When shooting silhouettes of people, it’s essential that there is enough detail in your subject that the viewer can see what the story is. This usually means having your subject in profile and having them do something dynamic so that arms or legs or hair is moving. This helps makes all parts of your subject clearly visible to the viewer. In comparison, if your subject is standing still, facing straight on to the camera, they will basically end up looking like a black mystery blob. Related to this, if you are shooting more than one subject, try to ensure there is at least a small amount of space separating them. Again, this helps with keeping the details of each subject clear and stops them from merging into one “superblob”. 


Props can add a lot of visual interest to silhouettes and are a great way to add to the story. Some props that might be fun to try include balloons, a kite, an oversize bubble wand, a cape, a butterfly net, flowers, a favourite toy like a dinosaur, or even a bicycle or a wagon! Almost any prop will work, as long as it is identifiable in the frame. 

Black isn’t everything

To me, a silhouette can work even if your subject/foreground isn’t totally black. As long as your subject is mostly dark, and the background is bright with clean lines of contrast between subject and background, the image will pop. I don’t get too hung up on having my subject totally black but I do want lots of contrast. I also love rim light. Rim light is when there is a thin line of light highlighting the very edges of your subject. I have most success getting rim light when the light source is directly behind my subject (like when the sun is low enough in the sky my subject can completely block it with their body) or when the light is hitting them at a slight angle but the light source itself is not visible in the frame. 

Think contrast when editing

In Lightroom I typically process a silhouette image by adjusting the sliders in the Basic panel to enhance the contrast between lights and darks. Usually this means increasing highlights and whites, lowering shadows and blacks, increasing contrast, adding some clarity and a little bit of dehaze. If I want to enhance color, I will bump up the vibrance and saturation sliders in the basic panel, but will also play in the HSL panel. Sometimes I also use a brush or inverted radial filter to further manipulate individual colors.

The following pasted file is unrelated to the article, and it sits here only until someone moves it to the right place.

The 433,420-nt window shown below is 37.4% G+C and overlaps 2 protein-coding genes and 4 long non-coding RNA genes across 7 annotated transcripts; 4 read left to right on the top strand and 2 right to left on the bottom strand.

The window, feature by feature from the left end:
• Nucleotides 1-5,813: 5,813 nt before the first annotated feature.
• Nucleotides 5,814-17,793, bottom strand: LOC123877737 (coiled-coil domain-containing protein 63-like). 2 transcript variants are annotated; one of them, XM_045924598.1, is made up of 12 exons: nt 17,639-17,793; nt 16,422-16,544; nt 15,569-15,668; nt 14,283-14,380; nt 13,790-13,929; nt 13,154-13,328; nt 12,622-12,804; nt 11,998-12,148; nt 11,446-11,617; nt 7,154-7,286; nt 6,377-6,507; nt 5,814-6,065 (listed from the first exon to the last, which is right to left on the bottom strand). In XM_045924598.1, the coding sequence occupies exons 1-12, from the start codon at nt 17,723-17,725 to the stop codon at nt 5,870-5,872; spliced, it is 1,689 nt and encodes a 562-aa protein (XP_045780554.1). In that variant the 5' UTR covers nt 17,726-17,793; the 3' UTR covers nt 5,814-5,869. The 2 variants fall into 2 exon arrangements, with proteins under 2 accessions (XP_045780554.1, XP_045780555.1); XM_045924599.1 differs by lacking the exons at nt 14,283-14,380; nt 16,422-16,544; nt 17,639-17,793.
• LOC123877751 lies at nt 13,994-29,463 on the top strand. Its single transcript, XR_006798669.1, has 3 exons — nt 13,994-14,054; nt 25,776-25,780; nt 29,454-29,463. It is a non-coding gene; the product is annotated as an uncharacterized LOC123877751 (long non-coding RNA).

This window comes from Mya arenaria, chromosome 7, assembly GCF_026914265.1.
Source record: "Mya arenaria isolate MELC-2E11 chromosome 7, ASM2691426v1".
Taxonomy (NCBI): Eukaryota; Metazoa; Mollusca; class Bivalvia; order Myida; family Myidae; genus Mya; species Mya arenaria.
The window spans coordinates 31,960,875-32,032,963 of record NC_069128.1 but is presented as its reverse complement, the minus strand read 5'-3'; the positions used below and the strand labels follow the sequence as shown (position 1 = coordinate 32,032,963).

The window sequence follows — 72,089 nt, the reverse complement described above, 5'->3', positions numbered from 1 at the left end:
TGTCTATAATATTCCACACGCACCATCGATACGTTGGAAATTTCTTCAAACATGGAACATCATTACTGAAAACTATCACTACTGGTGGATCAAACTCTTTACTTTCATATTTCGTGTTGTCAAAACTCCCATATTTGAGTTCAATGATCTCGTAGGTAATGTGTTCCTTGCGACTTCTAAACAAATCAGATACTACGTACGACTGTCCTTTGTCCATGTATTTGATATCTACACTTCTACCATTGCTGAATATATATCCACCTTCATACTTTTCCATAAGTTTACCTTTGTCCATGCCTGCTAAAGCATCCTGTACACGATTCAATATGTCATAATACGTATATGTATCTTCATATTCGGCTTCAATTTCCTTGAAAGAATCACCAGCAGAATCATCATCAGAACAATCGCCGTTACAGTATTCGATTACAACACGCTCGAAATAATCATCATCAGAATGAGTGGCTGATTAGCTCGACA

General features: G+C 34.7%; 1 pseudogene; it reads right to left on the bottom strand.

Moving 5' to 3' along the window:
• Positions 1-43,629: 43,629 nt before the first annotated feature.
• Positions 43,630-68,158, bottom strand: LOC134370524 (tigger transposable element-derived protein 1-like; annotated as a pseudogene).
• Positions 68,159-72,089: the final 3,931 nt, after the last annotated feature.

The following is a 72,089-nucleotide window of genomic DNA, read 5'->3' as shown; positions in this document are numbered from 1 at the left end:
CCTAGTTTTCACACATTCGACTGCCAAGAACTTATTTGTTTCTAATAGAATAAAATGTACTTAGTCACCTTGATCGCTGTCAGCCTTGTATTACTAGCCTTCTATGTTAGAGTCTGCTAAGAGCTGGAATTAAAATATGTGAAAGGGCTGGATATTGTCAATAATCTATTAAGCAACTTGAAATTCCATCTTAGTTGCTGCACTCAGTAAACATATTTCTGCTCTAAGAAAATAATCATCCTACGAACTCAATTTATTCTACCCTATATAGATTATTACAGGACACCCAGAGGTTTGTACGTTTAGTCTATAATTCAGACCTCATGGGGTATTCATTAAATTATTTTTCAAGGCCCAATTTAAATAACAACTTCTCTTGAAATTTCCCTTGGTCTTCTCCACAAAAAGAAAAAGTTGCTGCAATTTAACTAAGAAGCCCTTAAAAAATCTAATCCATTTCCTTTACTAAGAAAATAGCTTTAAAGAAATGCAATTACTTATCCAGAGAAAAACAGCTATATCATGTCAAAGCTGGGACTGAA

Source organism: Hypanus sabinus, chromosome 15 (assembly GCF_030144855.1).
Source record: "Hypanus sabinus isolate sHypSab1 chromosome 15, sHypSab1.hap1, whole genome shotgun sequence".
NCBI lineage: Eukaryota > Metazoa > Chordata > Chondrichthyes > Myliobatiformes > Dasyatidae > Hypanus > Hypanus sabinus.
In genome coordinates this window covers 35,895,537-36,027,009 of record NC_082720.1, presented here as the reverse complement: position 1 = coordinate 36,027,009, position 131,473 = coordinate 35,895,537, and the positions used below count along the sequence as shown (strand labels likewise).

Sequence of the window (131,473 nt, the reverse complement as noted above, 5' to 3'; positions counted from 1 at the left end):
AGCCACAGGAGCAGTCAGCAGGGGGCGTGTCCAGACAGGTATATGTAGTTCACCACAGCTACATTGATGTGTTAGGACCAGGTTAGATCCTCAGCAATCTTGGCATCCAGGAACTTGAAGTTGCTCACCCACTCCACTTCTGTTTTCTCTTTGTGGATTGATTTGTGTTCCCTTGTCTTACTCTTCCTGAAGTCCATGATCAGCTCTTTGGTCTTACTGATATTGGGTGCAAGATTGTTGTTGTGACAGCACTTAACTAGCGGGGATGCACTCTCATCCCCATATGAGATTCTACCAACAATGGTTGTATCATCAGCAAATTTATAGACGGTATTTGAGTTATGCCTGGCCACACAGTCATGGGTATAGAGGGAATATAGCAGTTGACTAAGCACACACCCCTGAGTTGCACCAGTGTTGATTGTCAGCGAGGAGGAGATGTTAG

The last, and most important tip is to just try it! Practice on inanimate objects. Practice on people. Practice at different times of the day or with different light sources. Just practice! Play around with your settings to get a feel for what works for you in different types of light. And don’t feel discouraged if you aren’t jumping for joy with your results straight away. I have shot hundreds of silhouettes that were a hot mess. I messed up my settings, my composition is terrible or I end up with the dreaded black mystery blob subject. I do hope that one day I’ll be able to take in the scene, analyze the light, frame up my shot just right and get that perfect storytelling image in one or two clicks. But until then, I’ll keep practicing. 

But what if you don’t have a gorgeous sky hanging out behind your silhouette? Watch how Stephanie edits and uses a bit of magic in Photoshop to bring in a beautiful sky!

Remember that a good picture starts in camera – just check out Stephanie’s SOOCs below. But editing can enhance a photo to something even more beautiful! Don’t be afraid to push yourself as you edit your silhouettes! Thank you so much for the tips and editing video, Stephanie!

Images and Lesson by Stephanie Simon